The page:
Studies have shown that liberal laws re: sodomy and homosexuality in general and access to HAART does not result in sustained reduction of HIV / AIDS among MSM yet Prime Minister Cameron and UNAIDS insist on this strategy. Researchers have identified some strategies which may work but are Prime Minister Cameron and UNAIDS articulating these strategies with the enthusiasm they show for legalizing sodomy ?
The BBC reports at : http://www.bbc.co.uk/news/uk-15511081
30 October 2011 Last updated at 13:04 GMT
Cameron threat to dock some UK aid to anti-gay nations
David Cameron has threatened to withhold UK aid from governments that do not reform legislation banning homosexuality.
The UK prime minister said he raised the issue with some of the states involved at the Commonwealth Heads of Government Meeting in Perth, Australia.
Human rights reform in the Commonwealth was one issue that leaders failed to reach agreement on at the summit.
Mr Cameron says those receiving UK aid should “adhere to proper human rights”…….
In the following video an official of UNAIDS claims that it is necessary to remove punitive laws against homosexuality in order to deal with the HIV / AIDS epidemic.
However researchers from the Centers for Disease Control state:
AIDS Behav. 2011 Apr;15 Suppl 1:S9-17.
Sexual health, HIV, and sexually transmitted infections among gay, bisexual, and other men who have sex with men in the United States.
Division of HIV/AIDS Prevention, National Center for HIV, Viral Hepatitis, STD, and TB Prevention, Centers for Disease Control and Prevention, 1600 Clifton RD NE (E-35), Atlanta, GA 30333, USA. RWolitski@cdc.gov
The sexual health of gay, bisexual, and other men who have sex with men (MSM) in the United States is not getting better despite considerable social, political and human rights advances. Instead of improving, HIV and sexually transmitted infections (STIs) remain disproportionately high among MSM and have been increasing for almost two decades. The disproportionate and worsening burden of HIV and other STIs among MSM requires an urgent re-assessment of what we have been doing as a nation to reduce these infections, how we have been doing it, and the scale of our efforts. A sexual health approach has the potential to improve our understanding of MSM’s sexual behavior and relationships, reduce HIV and STI incidence, and improve the health and well-being of MSM
Researchers provide some clue as to how HIV in MSM may be decreased:
Childhood sexual abuse is highly associated with HIV risk-taking behavior and infection among MSM in the EXPLORE Study.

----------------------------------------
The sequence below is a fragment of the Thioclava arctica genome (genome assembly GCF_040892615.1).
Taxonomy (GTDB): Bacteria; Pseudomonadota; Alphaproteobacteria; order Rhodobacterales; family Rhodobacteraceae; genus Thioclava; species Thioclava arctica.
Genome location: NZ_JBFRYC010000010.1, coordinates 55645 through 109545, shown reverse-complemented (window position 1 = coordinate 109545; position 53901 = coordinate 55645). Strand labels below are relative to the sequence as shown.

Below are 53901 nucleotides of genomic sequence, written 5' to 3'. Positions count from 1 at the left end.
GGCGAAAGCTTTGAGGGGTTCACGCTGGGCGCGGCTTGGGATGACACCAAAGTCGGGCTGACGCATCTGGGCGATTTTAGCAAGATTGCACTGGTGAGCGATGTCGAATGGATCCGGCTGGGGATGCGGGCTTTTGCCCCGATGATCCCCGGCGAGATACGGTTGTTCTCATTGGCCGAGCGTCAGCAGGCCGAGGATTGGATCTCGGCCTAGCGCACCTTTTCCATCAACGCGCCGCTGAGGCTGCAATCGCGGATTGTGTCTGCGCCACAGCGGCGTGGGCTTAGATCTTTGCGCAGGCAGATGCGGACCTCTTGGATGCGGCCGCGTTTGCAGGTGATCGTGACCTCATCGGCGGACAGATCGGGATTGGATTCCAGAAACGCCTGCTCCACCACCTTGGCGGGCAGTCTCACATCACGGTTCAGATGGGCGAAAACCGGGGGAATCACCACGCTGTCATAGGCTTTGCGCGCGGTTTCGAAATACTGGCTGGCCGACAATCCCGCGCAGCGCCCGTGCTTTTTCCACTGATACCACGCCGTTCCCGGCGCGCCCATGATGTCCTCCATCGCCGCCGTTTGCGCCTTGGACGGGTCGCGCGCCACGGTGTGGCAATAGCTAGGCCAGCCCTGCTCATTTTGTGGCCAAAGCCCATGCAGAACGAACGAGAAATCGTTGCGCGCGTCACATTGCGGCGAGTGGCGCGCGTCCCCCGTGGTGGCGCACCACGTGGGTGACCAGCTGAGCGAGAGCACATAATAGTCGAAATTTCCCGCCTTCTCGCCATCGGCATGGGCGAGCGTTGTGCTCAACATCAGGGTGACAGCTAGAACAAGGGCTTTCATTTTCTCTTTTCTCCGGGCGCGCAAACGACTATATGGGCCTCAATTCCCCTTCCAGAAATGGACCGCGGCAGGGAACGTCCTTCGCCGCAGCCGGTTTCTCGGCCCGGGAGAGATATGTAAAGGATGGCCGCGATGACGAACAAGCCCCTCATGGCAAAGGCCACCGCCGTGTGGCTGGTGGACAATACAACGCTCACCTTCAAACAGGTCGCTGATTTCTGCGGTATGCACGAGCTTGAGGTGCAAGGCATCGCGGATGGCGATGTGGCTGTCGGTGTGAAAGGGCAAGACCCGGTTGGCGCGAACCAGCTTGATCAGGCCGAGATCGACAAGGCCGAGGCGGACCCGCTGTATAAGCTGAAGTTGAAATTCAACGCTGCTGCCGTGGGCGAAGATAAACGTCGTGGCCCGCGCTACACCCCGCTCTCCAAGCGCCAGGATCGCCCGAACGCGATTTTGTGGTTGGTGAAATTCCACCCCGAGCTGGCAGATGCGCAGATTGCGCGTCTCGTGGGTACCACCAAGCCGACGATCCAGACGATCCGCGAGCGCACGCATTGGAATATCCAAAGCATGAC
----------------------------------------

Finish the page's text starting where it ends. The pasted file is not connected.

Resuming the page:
Department of Psychiatry, Harvard Medical School, Massachusetts General Hospital, Boston, MA, USA. firstname.lastname@example.org
Previous studies have found high rates of childhood sexual abuse (CSA) among US men who have sex with men (MSM). CSA history has been associated with a variety of negative effects later in life including behaviors that place MSM at greater risk for HIV acquisition and transmission. The present analysis is the first to examine the longitudinal association between CSA and HIV infection, unprotected anal sex, and serodiscordant unprotected anal sex, as well as mediators of these relationships among a large sample of HIV-uninfected MSM.
The EXPLORE Study was a behavioral intervention trial conducted in 6 US cities over 48 months with HIV infection as the primary efficacy outcome. Behavioral assessments were done every 6 months via confidential computerized assessments. Longitudinal regression models were constructed, adjusting for randomization arm, geographical location of study site, age at enrollment, education, and race/ethnicity.
Of the 4295 participants enrolled, 39.7% had a history of CSA. Participants with a history of CSA [adjusted hazards ratio = 1.30, 95% confidence interval (CI): 1.02 to 1.69] were at increased risk for HIV infection over study follow-up. A significant association was seen between history of CSA and unprotected anal sex (adjusted odds ratio = 1.24, 95% CI: 1.12 to 1.36) and serodiscordant unprotected anal sex (adjusted odds ratio = 1.30, 95% CI: 1.18 to 1.43). Among participants reporting CSA, the EXPLORE intervention had no effect in reducing HIV infection rates. Participants reporting CSA were significantly more likely to have symptoms of depression and use nonprescription drugs.
A predictive relationship between a history of CSA and subsequent HIV infection was observed among this large sample of HIV-uninfected MSM. Findings indicate that HIV-uninfected MSM with CSA histories are at greater risk for HIV infection, report higher rates of HIV sexual risk behavior, and may derive less benefit from prevention programs. Future HIV prevention interventions should address the specific mental health concerns of MSM with a history of CSA.